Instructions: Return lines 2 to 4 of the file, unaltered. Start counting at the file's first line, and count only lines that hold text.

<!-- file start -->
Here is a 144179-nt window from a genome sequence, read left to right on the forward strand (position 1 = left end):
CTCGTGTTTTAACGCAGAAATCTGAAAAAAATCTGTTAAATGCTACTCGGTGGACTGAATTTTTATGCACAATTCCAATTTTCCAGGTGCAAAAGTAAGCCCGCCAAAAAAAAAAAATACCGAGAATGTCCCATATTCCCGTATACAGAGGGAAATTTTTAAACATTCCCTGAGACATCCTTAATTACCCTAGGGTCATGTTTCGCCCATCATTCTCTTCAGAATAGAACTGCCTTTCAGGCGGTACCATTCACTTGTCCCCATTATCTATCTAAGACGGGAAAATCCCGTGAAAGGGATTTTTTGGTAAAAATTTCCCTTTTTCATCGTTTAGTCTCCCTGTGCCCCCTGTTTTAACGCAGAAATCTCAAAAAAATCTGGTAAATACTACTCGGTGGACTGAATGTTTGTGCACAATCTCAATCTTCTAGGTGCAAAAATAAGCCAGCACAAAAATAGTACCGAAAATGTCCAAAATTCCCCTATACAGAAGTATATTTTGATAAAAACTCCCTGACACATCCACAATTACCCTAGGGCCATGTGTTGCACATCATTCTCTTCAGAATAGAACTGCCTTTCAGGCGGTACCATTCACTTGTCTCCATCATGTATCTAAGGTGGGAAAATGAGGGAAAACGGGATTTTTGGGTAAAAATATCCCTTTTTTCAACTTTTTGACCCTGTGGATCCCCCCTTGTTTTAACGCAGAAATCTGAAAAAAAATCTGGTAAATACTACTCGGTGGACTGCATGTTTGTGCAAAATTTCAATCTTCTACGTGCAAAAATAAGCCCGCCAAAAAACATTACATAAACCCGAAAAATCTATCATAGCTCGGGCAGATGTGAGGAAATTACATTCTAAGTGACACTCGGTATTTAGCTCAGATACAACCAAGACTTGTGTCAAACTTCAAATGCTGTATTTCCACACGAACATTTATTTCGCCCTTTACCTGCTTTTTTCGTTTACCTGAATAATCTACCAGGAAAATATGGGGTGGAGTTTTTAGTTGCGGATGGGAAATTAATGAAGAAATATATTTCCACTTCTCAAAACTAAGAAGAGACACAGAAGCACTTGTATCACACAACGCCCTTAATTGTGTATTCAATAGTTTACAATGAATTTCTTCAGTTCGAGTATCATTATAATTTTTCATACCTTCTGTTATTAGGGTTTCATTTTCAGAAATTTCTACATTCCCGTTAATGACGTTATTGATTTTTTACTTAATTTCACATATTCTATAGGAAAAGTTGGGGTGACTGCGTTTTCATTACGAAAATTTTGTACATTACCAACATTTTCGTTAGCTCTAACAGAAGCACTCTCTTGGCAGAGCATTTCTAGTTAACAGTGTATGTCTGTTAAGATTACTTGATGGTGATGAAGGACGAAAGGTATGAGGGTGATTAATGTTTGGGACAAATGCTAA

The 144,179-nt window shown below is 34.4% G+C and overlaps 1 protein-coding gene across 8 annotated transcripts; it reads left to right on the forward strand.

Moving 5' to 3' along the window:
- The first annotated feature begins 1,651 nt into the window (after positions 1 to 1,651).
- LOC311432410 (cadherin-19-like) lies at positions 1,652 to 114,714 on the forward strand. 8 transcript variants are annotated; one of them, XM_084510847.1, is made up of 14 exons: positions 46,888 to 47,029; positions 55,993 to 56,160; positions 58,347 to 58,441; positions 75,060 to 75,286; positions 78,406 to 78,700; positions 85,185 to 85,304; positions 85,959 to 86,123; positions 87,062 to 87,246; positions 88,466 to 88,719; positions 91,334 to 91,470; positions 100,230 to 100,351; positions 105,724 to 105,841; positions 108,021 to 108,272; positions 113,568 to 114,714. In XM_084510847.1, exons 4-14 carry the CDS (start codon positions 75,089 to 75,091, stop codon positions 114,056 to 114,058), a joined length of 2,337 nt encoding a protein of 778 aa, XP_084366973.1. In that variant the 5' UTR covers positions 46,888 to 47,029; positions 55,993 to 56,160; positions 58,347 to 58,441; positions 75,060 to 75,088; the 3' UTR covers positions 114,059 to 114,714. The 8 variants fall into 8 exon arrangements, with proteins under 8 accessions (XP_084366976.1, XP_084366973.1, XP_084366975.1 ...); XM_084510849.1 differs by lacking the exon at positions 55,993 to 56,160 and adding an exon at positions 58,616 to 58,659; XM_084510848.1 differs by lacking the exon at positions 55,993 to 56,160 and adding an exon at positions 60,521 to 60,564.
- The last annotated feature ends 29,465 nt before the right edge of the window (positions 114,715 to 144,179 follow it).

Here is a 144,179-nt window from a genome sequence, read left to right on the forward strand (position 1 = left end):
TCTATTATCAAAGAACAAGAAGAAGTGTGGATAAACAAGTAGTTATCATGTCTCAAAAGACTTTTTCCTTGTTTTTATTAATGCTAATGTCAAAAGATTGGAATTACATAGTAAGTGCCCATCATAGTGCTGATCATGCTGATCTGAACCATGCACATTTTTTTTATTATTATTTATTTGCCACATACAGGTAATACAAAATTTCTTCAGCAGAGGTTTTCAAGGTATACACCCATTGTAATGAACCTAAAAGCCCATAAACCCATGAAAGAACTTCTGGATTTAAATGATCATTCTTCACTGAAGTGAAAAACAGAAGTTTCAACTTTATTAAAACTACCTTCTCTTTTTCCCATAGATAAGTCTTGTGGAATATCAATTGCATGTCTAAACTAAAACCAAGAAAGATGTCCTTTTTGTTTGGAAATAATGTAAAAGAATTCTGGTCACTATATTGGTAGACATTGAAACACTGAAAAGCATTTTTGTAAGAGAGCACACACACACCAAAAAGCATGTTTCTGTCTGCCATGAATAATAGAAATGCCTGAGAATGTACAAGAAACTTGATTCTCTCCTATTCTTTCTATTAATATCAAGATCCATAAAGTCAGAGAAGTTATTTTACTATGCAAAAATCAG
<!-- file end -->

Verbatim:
CTCGTGTTTTAACGCAGAAATCTGAAAAAAATCTGTTAAATGCTACTCGGTGGACTGAATTTTTATGCACAATTCCAATTTTCCAGGTGCAAAAGTAAGCCCGCCAAAAAAAAAAAATACCGAGAATGTCCCATATTCCCGTATACAGAGGGAAATTTTTAAACATTCCCTGAGACATCCTTAATTACCCTAGGGTCATGTTTCGCCCATCATTCTCTTCAGAATAGAACTGCCTTTCAGGCGGTACCATTCACTTGTCCCCATTATCTATCTAAGACGGGAAAATCCCGTGAAAGGGATTTTTTGGTAAAAATTTCCCTTTTTCATCGTTTAGTCTCCCTGTGCCCCCTGTTTTAACGCAGAAATCTCAAAAAAATCTGGTAAATACTACTCGGTGGACTGAATGTTTGTGCACAATCTCAATCTTCTAGGTGCAAAAATAAGCCAGCACAAAAATAGTACCGAAAATGTCCAAAATTCCCCTATACAGAAGTATATTTTGATAAAAACTCCCTGACACATCCACAATTACCCTAGGGCCATGTGTTGCACATCATTCTCTTCAGAATAGAACTGCCTTTCAGGCGGTACCATTCACTTGTCTCCATCATGTATCTAAGGTGGGAAAATGAGGGAAAACGGGATTTTTGGGTAAAAATATCCCTTTTTTCAACTTTTTGACCCTGTGGATCCCCCCTTGTTTTAACGCAGAAATCTGAAAAAAAATCTGGTAAATACTACTCGGTGGACTGCATGTTTGTGCAAAATTTCAATCTTCTACGTGCAAAAATAAGCCCGCCAAAAAACATTACATAAACCCGAAAAATCTATCATAGCTCGGGCAGATGTGAGGAAATTACATTCTAAGTGACACTCGGTATTTAGCTCAGATACAACCAAGACTTGTGTCAAACTTCAAATGCTGTATTTCCACACGAACATTTATTTCGCCCTTTACCTGCTTTTTTCGTTTACCTGAATAATCTACCAGGAAAATATGGGGTGGAGTTTTTAGTTGCGGATGGGAAATTAATGAAGAAATATATTTCCACTTCTCAAAACTAAGAAGAGACACAGAAGCACTTGTATCACACAACGCCCTTAATTGTGTATTCAATAGTTTACAATGAATTTCTTCAGTTCGAGTATCATTATAATTTTTCATACCTTCTGTTATTAGGGTTTCATTTTCAGAAATTTCTACATTCCCGTTAATGACGTTATTGATTTTTTACTTAATTTCACATATTCTATAGGAAAAGTTGGGGTGACTGCGTTTTCATTACGAAAATTTTGTACATTACCAACATTTTCGTTAGCTCTAACAGAAGCACTCTCTTGGCAGAGCATTTCTAGTTAACAGTGTATGTCTGTTAAGATTACTTGATGGTGATGAAGGACGAAAGGTATGAGGGTGATTAATGTTTGGGACAAATGCTAA

The 144,179-nt window shown below is 34.4% G+C and overlaps 1 protein-coding gene across 8 annotated transcripts; it reads left to right on the forward strand.

Moving 5' to 3' along the window: